Grant, we beseech Thee, Almighty God, that we who have completed the Easter holy days, may, through Thy imparting, retain these effects in our ways and our life.
– From the Collect for Low Sunday
This Sunday could be called the Sunday of Many Names. Along with Low Sunday, other names for the day include Thomas Sunday, Quasimodo Sunday, The Second Sunday of Easter, Divine Mercy Sunday, and the Octave Day of Easter. Some of these names are more recent in usage, but no matter the name, the Scriptural focus of this Sunday is the encounter of St. Thomas the Apostle with the Risen Lord.
The Gospel of St. John tells us, “And after eight days, again his disciples were within, and Thomas with them.” The reason St. Thomas is pointed out is because he missed the meeting with the Risen Christ on Easter, and he disbelieved the Apostles’ account. The eighth day, then, is the Sunday after Easter, which is why the Church continues to celebrate this encounter the Sunday after Easter Sunday. St. John Chrysostom asks why Christ waited eight days until he appeared to St. Thomas: “He does so in order that, in the meantime, being continually instructed by the disciples and hearing the same thing repeated, he might be inflamed with more eager desire and be more ready to believe for the future” (Homilies on the Gospel of John 87.1).
Imagine that week for St. Thomas. All the other Apostles are reveling in the fact of the Resurrection, yet he continues to question their account. By the end of the week, both his doubt and excitement has grown: as the days pass without encountering the Risen Christ, he continues to doubt, but as the Apostles speak more about it, he anxiously hopes they are right.
Then, eight days later, He appears.
The weeklong build-up leads to the climax of St. John’s Gospel: St. Thomas’s declaration to Christ, “My Lord and my God!” Often Christ hid his divinity during his public ministry, knowing that many would misunderstand what it meant. After his Resurrection, though, Christ allows St. Thomas to worship him openly. For this is St. John’s purpose in his Gospel: to proclaim the divinity of Jesus Christ. And as is usual with God, it is a flawed instrument who proclaims it. “Doubting Thomas,” who questioned the testimony of his fellow Apostles, is the one who fully and publicly embraces the significance of the Resurrection. Jesus is God!
Another name for this Sunday—Quasimodo Sunday—points us to the day’s Epistle. The name comes from the first two words in the introit: “Quasi modo geniti infantes” (“As newborn babes”). In the First Letter of St. John, the apostle writes, “For whatsoever is born of God overcometh the world.” Just as Christ overcame death, so we too who are “born of God” can overcome the world’s great evil, death. But how is it that we are “born of God?”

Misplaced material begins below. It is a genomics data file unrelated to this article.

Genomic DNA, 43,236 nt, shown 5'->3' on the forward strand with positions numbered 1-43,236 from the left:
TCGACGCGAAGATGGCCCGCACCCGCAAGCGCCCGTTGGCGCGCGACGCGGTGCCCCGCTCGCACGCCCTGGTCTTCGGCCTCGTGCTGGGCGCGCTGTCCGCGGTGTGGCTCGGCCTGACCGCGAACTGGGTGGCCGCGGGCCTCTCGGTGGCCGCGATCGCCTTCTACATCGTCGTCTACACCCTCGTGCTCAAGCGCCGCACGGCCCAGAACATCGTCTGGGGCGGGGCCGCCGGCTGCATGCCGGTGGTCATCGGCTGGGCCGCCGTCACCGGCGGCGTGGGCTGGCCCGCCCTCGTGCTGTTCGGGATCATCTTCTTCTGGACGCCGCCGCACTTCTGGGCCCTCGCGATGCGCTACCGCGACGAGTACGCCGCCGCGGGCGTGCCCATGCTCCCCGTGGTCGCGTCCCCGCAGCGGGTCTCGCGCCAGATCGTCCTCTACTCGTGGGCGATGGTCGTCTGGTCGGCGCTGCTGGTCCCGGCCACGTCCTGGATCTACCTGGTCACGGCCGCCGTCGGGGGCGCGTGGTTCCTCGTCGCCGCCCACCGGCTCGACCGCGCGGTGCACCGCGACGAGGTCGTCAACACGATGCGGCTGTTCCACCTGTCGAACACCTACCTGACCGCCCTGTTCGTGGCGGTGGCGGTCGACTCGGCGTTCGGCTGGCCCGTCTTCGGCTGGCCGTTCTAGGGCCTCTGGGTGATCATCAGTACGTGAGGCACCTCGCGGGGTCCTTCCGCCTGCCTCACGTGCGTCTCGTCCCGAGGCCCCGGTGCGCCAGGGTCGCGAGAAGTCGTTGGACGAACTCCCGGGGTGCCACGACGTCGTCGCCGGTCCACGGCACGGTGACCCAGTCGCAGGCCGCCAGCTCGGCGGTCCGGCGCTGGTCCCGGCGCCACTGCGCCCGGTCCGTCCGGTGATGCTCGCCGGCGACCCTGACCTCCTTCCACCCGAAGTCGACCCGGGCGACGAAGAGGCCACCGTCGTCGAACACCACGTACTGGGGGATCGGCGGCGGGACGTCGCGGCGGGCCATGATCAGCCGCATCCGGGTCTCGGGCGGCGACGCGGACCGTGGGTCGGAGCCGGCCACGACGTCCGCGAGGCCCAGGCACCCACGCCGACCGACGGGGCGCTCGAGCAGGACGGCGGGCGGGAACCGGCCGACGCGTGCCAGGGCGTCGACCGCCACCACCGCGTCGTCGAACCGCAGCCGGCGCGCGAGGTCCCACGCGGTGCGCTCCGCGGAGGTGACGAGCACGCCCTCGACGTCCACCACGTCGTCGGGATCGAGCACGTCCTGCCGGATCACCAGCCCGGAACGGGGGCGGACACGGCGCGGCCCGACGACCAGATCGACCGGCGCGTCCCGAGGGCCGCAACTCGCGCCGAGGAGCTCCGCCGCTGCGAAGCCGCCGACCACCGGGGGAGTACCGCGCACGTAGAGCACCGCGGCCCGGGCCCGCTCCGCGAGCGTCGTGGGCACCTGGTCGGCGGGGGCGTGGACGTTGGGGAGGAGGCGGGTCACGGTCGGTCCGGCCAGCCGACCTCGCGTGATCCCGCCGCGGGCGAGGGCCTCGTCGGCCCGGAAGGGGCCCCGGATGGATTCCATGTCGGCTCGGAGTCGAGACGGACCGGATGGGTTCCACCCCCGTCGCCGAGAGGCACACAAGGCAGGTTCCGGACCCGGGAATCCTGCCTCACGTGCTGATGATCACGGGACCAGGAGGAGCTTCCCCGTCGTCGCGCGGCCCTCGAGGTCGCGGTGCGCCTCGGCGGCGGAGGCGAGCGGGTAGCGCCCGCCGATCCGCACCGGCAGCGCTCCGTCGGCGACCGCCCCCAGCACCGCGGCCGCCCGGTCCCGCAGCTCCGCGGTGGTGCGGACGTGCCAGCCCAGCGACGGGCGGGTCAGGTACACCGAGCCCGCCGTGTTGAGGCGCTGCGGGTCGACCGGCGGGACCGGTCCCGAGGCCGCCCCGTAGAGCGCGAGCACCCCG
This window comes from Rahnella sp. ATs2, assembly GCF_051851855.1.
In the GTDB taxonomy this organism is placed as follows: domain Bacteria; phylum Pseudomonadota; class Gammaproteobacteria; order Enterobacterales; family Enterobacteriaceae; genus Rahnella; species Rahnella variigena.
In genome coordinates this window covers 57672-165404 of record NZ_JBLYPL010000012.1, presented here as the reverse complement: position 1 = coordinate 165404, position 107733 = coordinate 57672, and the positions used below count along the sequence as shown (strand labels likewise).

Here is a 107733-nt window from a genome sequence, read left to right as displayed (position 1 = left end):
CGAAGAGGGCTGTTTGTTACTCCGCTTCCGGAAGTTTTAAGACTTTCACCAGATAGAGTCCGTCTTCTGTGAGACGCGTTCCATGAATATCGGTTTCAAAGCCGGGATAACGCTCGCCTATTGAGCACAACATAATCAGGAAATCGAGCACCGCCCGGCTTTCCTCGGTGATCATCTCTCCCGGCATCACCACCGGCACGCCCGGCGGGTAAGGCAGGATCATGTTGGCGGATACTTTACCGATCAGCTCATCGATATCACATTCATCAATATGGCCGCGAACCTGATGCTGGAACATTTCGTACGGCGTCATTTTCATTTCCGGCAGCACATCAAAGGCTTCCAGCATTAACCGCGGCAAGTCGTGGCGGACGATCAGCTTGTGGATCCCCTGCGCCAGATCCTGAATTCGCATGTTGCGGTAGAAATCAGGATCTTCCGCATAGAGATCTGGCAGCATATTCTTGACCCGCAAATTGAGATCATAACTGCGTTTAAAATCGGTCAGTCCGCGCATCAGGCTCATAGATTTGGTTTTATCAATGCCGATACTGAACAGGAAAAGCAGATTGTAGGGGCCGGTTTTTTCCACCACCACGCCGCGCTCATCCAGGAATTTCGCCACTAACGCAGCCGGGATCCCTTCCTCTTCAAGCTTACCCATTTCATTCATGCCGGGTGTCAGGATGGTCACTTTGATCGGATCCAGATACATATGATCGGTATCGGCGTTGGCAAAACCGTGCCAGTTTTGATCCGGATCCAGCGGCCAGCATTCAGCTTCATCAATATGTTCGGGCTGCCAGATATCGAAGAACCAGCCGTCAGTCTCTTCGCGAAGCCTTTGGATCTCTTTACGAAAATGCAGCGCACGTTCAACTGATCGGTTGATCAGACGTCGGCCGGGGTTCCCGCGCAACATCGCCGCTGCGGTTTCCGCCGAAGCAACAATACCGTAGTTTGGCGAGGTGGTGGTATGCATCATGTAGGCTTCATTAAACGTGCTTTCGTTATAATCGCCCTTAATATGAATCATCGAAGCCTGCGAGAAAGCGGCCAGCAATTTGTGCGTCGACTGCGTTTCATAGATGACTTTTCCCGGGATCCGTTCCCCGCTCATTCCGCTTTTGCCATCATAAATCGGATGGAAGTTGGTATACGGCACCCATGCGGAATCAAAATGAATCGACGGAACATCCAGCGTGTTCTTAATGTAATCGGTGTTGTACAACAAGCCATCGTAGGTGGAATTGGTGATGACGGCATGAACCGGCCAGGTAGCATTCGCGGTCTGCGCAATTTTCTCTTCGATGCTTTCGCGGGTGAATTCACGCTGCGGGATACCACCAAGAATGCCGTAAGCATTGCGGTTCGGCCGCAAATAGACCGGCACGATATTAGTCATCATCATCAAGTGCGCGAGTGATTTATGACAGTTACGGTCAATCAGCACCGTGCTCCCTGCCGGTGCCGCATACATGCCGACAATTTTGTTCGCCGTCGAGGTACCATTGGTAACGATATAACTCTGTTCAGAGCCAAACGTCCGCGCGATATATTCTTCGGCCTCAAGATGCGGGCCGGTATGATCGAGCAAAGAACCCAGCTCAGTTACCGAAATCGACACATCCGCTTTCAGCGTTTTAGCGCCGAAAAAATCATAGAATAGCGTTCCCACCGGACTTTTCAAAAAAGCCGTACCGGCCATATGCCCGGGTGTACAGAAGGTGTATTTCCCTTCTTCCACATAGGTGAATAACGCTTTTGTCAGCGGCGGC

St. John tells us, “he that came by water and blood, Jesus Christ: not by water only but by water and blood. And it is the Spirit which testifieth that Christ is the truth…there are three that give testimony on earth: the spirit and the water and the blood.” It is therefore through water (Baptism), the spirit (Confirmation), and blood (the Eucharist)—the three Sacraments of Initiation in which one becomes a full member of Christ’s Body, the Church—that we are born of God and can overcome the world. This reading is appropriate for the day, as in the ancient Church it was at the Easter Vigil that the catechumens received these three great Sacraments—they were truly “newborn babes.” Eight days later, this reading reminds them of what they have entered into, and the power of these Sacraments. No longer should they fear the world, or even death, for now they have been born of God.
Today we too who have received these Sacraments need not fear the world. Although the world hates us (cf. John 15:18), Christ has overcome the world, and so we who have become part of Christ’s body have overcome it as well. It may not always look like it—and in fact it rarely does look like it—but as long as we are faithful to Christ, we cannot be defeated. When Christ reconciles all things at the End of Time and establishes his everlasting Kingdom as Lord and God, we who are part of his Body will reign with him.
Eric Sammons, a former Evangelical, entered the Catholic Church in 1993. He is the father of seven children and author of seven books, including The Old Evangelization: How to Spread the Faith Like Jesus Did.